Page:Dictionary of National Biography volume 11.djvu/362

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[European Mag. viii. 320; Cole, loc. cit.; Collignon's Works.]

G. T. B.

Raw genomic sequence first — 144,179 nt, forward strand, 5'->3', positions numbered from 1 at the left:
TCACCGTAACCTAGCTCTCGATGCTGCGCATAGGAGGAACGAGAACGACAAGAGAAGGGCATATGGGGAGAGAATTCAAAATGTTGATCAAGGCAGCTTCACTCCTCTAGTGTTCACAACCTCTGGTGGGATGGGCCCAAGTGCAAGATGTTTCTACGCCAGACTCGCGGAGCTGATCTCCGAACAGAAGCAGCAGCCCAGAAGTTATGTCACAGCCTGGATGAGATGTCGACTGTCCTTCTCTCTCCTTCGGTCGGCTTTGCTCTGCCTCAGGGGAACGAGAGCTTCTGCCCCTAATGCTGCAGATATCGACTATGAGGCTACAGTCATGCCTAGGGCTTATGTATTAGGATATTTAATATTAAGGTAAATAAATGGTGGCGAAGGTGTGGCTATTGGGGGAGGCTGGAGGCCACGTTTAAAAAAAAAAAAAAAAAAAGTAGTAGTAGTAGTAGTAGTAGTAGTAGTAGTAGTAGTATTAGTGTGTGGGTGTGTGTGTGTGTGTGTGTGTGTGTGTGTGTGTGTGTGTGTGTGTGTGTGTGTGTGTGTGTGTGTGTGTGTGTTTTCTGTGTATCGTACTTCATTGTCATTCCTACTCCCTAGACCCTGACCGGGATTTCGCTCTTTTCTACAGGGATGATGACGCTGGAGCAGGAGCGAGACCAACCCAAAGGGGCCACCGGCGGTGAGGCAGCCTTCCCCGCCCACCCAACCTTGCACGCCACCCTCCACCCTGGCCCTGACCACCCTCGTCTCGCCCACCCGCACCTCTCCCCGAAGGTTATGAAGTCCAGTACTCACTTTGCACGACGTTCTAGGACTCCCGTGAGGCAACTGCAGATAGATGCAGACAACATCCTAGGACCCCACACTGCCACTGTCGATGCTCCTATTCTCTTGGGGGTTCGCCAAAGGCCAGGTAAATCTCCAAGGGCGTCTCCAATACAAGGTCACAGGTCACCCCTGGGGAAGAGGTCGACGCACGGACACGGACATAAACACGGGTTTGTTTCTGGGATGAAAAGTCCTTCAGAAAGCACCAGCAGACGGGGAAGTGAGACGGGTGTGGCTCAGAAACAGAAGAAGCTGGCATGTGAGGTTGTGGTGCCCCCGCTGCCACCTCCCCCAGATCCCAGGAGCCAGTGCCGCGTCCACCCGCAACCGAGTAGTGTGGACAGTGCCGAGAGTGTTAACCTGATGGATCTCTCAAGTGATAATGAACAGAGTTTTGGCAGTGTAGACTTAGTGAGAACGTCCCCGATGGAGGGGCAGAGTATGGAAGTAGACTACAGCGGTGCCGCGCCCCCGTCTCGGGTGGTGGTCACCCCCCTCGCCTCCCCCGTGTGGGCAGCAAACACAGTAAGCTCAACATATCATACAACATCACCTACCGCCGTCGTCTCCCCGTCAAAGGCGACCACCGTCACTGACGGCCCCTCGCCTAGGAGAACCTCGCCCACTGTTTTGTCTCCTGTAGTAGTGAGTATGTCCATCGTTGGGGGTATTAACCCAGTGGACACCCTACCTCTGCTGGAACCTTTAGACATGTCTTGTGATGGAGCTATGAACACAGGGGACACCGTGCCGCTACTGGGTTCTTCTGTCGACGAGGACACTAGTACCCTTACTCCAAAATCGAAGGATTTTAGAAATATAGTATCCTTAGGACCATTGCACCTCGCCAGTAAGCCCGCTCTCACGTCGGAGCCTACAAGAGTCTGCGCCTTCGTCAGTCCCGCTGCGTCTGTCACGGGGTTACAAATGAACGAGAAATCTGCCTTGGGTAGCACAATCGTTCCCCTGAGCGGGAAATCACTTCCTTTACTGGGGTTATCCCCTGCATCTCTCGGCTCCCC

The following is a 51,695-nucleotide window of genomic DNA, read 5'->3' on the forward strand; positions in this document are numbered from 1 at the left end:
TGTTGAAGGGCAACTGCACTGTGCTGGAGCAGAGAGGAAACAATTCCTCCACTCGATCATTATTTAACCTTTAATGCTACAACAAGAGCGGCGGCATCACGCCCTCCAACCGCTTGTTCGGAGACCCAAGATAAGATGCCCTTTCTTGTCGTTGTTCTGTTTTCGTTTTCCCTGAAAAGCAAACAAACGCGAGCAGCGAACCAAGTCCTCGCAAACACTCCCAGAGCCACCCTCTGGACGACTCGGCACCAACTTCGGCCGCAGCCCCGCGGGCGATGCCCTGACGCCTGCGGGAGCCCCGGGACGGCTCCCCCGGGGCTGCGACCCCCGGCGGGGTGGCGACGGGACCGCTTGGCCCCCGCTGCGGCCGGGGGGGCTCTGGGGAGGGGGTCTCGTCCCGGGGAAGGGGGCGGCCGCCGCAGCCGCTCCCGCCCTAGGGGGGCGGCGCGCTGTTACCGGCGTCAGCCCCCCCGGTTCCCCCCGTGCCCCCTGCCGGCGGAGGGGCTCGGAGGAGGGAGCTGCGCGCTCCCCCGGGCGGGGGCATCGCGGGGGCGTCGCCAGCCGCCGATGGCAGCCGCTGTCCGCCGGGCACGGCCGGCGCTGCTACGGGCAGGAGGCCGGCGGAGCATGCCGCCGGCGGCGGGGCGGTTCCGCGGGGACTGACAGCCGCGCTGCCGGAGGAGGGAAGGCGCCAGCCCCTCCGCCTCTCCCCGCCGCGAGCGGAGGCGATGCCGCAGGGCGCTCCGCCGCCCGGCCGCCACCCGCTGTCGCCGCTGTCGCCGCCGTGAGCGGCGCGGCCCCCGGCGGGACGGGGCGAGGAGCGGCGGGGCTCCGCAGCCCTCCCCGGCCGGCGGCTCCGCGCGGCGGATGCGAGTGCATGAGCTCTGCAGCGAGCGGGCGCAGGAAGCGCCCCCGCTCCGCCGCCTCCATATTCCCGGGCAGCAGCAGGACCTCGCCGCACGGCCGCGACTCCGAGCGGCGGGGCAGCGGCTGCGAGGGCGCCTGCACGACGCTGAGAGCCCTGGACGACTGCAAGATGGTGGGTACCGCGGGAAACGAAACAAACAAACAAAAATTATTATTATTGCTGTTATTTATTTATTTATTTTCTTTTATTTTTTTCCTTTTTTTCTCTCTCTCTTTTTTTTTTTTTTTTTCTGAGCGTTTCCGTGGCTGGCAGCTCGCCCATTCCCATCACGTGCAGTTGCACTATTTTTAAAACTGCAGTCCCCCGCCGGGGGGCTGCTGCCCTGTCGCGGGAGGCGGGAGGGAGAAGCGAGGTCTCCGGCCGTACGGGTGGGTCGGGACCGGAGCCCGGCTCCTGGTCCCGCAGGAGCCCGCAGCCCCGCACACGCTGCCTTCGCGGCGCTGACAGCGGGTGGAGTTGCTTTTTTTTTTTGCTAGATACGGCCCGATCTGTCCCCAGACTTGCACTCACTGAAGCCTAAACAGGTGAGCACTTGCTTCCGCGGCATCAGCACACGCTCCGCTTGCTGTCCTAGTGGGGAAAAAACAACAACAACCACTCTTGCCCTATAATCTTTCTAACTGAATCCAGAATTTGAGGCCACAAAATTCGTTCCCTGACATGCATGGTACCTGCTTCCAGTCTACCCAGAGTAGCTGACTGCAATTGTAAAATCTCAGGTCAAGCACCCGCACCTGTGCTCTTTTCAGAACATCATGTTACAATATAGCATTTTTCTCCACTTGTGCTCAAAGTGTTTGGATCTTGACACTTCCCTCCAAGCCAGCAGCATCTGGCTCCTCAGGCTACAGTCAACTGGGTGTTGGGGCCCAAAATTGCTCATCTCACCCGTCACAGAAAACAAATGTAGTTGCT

COLLINGES, JOHN, D.D. (1623–1690), presbyterian divine, was the son of Edward Collinges, M. A., 'concerning whose faithfulnesse in his ministery,' his son informs us, 'many soules in glory, many in this and the other England, can beare witnesse.' He was born in 1623 at Boxted, Essex, and educated, 'till I was sixteen,' at the neighbouring grammar school of Dedham, where he came under the influence and preaching of the famous John Rogers and his successor, Matthew Newcomen. His father died when he was fifteen, leaving an estate, 'little above 501. a yeare,' to maintain his wife, son, and two daughters; but the son was sent to Cambridge, 'where I lived, though in no heighth, yet in no want, by the favour of my learned tutor.' At Cambridge he studied diligently, but confesses that he fell into ungodly ways, which he had scarcely abandoned when he became, about two-and-twenty, 'a constant preacher,' living in the family of Mr. Isaac Wyncoll of Bures, Essex, whose eldest daughter he married. After two years at Bures he was called to Norwich, at first apparently to St. Saviour's parish; but in 1653 he took the place of Harding, ejected vicar of St. Stephen's, which he held without institution till the Restoration compelled him to resign it. In September 1646, when he came to Norwich, he was invited by Sir John Hobart 'to take my chamber in his house, . . . and to take some oversight of his family as to the things of God.' After Sir John Hobart's death part of the house was converted into a chapel by his widow, and here for sixteen years, till the passing of the act restraining religious meetings, Collinges lectured on weekdays, and repeated his public discourses on Sunday nights. Collinges was a keen controversialist and most prolific writer. In 1651 he published 'Vindiciae Ministerii Evangelici,' which is a vindication of a Gospel ministry against the claim of 'intercommonage' on the part of 'gifted men' not regularly set apart to preach. This was attacked by William Sheppard in 'The People's Priviledges and Duty guarded against the Pulpit and Preachers,' to which Collinges at once replied in 'Responsoria ad Erratica Pastoris.' In 1653 he attacked two pamphlets, one by Edward Fisher, and the other published anonymously by Alan Blane with the title 'Festorum Metropolis,' in which the puritan observance of the Sabbath was criticised, and the better observance of Christmas day insisted upon. Collinges names his reply 'Responsoria ad Erratica Piscatoris,' and has a dedication in heroic verse 'to my dear Saviour.' He denies that the date of Christ's birth can be fixed. In 1654 he attacked the 'Change of Church Discipline' of Theophilus Brabourne [q. v.] in a tract entitled ' Indoctus Doctor Edoctus. Brabourne replied in part ii. of his work, and Collinges rejoined with 'A New Lesson for the Edoctus Doctor,' in which he gives some particulars of his own life (pp. 8-10). In 1655 he published 'Responsoria Bipartita, again discussing church government, and considering the right of the church to suspend the ignorant and the scandalous from the Lord's Supper. In 1658 these controversies are concluded by the publication of 'Vindiciae Ministerii Evangelici revindicate,' against a book 'in the defence of gifted brethren's preaching,' which answered Collinges, and against a book called ' The Preacher sent.' In the preface to this work he enumerates and classifies his controversial tracts. After this Collinges dropped controversy; but his devotional and exegetical writings are even more voluminous. In 1650 appeared 'Five Lessons for a Christian to learn; ' in 1649, 1650, and 1652, parts i. ii. and iii. respectively of 'A Cordial for a Fainting Soule,' containing thirty-six sermons in its first two parts. In 1675 he produced 'The Weaver's Pocket Book, or Weaving spiritualised,' perhaps his most curious work, intended specially for the weavers of Norwich, in imitation of Flavel's 'Navigation and Husbandry spiritualised.' In 1676 he published 'The Intercourses of Divine Love between Christ and His Church,' an exposition of chapter ii. of Solomon's Song, which in 1683 was incorporated with a similar exposition of chapter i., and a metrical paraphrase. In 1678 there appeared 'Several Discourses concerning the actual Providence of God,' containing ninety-eight sermons. This volume, as well as that last mentioned, contains the author's portrait at the age of fifty-five. In 1680 appeared the 'Defensative Armour against four of Satan's most fiery Darts,' and in 1681 a tract on the 'Improveableness of Water Baptism.' In conclusion, two biographical works must be mentioned: 'Faith and Experience,' published in 1647, containing an account of Mary Simpson of St. Gregory's parish, Norwich, and 'Par Nobile,' begun in 1665 on the death of his patron, Lady Frances Hobart, but hindered from publication by the plague and destroyed in 1666 by the fire. It was rewritten and published in 1675, because of certain slanders of the papists, and contains accounts of the lives of Lady Frances Hobart and Lady Katharine Courten, daughters of the Earl of Bridgewater, which suggests the substance of two